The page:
Darcy is a senior at the Johns Hopkins University. In the summer of 2012 she is riding with a group of college students on a 70 day, 4000+ mile bike ride from Baltimore to San Francisco.
What is your connection with the cancer community?
As a senior at Johns Hopkins University, my incoming phone calls usually fall into one of three categories. 1) A parent calling to check in, 2) my younger brother calling to catch up, or 3) a friend calling for a coffee break or a study session. When my phone rang the afternoon of October 7, 2011, I certainly wasn’t prepared for “Did you hear? Shelly’s in the hospital.” I have no actual memory of a time before I knew Shelly and her husband Ben. Ben and my dad served as pastors at the same church, and I’m told my first interactions with Shelly began as an infant at my parents’ choir rehearsals, where Shelly’s beautiful voice was a much loved feature. At the age of four, I then entered preschool where Shelly became my first teacher. As a prominent member of my church’s Children’s Ministry, she continued to be a mentor to me as I entered kindergarten and continued through middle school. Fortunately, Ben served as the youth pastor at our church, so growing up only brought me under closer influence of this wonderful woman. Between youth retreats, personal chats, family dinners, babysitting their daughter, and learning how to be a loving and caring adult from their impeccable examples, both Ben and Shelly influenced my childhood and young adulthood in more ways than I’ll ever understand. Over the weeks after I received that first phone call, doctors began to learn more and more about Shelly’s condition. The original ER visit revealed blood clots throughout her feet, legs, and the four quadrants of her lungs, and further tests were done until the source of the problem was finally located. On October 14th, I received a second call—Shelly had been diagnosed with ovarian cancer. And I signed up for the 4K. Shelly has since undergone surgery in which the doctors were miraculously able to remove all the cancer. As she starts chemotherapy over the coming weeks, I will be honored to stand beside this amazing woman as I begin to fundraise and train for the ride I am dedicating to her, Ben, and their children. I love you all, and I’ll see you in San Francisco!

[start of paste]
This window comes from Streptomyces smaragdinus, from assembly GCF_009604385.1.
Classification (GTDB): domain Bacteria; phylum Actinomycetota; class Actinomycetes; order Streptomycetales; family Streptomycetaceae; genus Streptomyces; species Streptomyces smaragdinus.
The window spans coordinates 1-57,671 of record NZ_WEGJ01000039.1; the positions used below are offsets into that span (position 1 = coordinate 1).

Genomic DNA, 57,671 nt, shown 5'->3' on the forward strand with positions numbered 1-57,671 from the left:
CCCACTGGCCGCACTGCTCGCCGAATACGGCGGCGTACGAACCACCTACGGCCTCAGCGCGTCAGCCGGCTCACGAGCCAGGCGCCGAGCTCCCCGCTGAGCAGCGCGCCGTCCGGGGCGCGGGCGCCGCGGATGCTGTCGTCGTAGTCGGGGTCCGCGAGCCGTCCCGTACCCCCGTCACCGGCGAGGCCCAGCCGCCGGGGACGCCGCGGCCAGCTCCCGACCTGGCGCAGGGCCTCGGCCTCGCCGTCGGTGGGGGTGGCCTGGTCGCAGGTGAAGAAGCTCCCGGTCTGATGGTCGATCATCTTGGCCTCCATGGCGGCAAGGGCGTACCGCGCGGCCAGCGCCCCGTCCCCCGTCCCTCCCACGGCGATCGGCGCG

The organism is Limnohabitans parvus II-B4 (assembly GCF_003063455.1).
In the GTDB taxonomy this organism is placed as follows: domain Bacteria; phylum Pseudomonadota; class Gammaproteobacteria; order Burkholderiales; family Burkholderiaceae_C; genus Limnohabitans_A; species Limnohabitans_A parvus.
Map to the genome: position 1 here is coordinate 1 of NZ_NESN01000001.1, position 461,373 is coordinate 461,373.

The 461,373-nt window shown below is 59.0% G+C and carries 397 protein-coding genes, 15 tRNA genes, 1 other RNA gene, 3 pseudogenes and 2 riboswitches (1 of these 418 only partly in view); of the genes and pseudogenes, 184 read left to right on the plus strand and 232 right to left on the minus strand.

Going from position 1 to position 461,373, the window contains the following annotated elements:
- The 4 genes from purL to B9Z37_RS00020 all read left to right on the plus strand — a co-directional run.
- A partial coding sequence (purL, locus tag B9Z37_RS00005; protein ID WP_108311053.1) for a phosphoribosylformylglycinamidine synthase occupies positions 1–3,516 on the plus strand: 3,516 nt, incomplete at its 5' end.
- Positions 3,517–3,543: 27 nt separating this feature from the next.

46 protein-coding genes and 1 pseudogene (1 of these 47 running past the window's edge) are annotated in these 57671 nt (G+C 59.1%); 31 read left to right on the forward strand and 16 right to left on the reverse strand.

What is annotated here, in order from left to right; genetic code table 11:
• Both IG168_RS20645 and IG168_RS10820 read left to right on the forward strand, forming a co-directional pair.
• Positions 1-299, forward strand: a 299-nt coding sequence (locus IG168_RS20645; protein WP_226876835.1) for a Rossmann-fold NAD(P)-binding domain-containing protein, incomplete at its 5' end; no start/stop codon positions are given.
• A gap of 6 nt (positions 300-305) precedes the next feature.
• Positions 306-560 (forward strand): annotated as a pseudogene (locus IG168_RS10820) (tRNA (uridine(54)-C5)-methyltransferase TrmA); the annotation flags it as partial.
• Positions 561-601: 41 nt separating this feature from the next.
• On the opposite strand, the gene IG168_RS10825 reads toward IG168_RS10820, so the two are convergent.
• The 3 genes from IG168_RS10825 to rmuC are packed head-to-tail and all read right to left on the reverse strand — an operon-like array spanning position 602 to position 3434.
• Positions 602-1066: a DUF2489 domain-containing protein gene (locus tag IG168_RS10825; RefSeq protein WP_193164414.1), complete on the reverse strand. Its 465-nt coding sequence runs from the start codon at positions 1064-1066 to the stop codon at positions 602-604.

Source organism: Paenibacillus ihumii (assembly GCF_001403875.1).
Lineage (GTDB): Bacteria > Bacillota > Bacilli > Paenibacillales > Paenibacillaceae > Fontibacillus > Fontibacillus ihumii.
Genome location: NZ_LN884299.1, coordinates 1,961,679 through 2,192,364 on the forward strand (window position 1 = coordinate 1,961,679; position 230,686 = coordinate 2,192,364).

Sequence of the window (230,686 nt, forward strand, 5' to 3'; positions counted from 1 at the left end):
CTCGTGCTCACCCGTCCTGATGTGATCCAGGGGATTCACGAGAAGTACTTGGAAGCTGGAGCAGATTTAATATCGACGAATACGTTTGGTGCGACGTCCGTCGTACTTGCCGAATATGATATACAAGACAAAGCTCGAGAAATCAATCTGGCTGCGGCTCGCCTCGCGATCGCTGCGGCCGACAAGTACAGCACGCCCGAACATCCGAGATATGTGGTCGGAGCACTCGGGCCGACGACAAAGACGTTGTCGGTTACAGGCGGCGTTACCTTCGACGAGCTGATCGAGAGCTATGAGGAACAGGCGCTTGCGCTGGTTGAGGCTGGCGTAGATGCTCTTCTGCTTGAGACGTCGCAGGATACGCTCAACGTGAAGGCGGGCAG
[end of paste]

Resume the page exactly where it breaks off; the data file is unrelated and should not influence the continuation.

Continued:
Why are you riding the 4K for Cancer?
I have always had a heart for serving those in need. Whether it means teaching an after-school ballet program to inner city Baltimore elementary school students, doing yard work for a shelter downtown, or baking a cake for a friend who’s having a rough week, I believe community service can take many different forms. The 4K is certainly a unique form. Just as it is currently touching me through my friend Shelly, very few escape the effects of cancer whether they wrestle with the disease personally or assist in the fight of someone they love. Support for cancer research and cancer patients can thus have an impact on countless people throughout the world. Becoming a rider in the 4K for Cancer seems like not only a perfect way to make my contribution to such a widespread tragedy, but also a perfect way to pay tribute to the endurance and strength of a cherished friend. Of course, many other opportunities besides the 4K would give me the chance to raise money for cancer research, honor Shelly, and serve the greater cancer community as well. Why the 4K in particular, then? First, since Shelly’s husband Ben is an avid cyclist, I believe the ride would be a perfect way to honor their family. Second, I am currently a premedical student at Johns Hopkins University working toward a career in Primary Care Sports Medicine. Naturally, activities like cycling are of extreme interest to me and comprise the majority of my favorite pastimes. In looking for a way to support the cancer community, the 4K thus seems like a natural fit. Third, I know that the sacrifice and perseverance involved in biking from one side of the country to the other adds an extra level of inspiration to the cause. Not only does the 4K raise money for cancer research and the assistance of cancer patients, but it also shows them that someone cares. They are not alone in this fight. I would be honored to be a piece of that inspiration.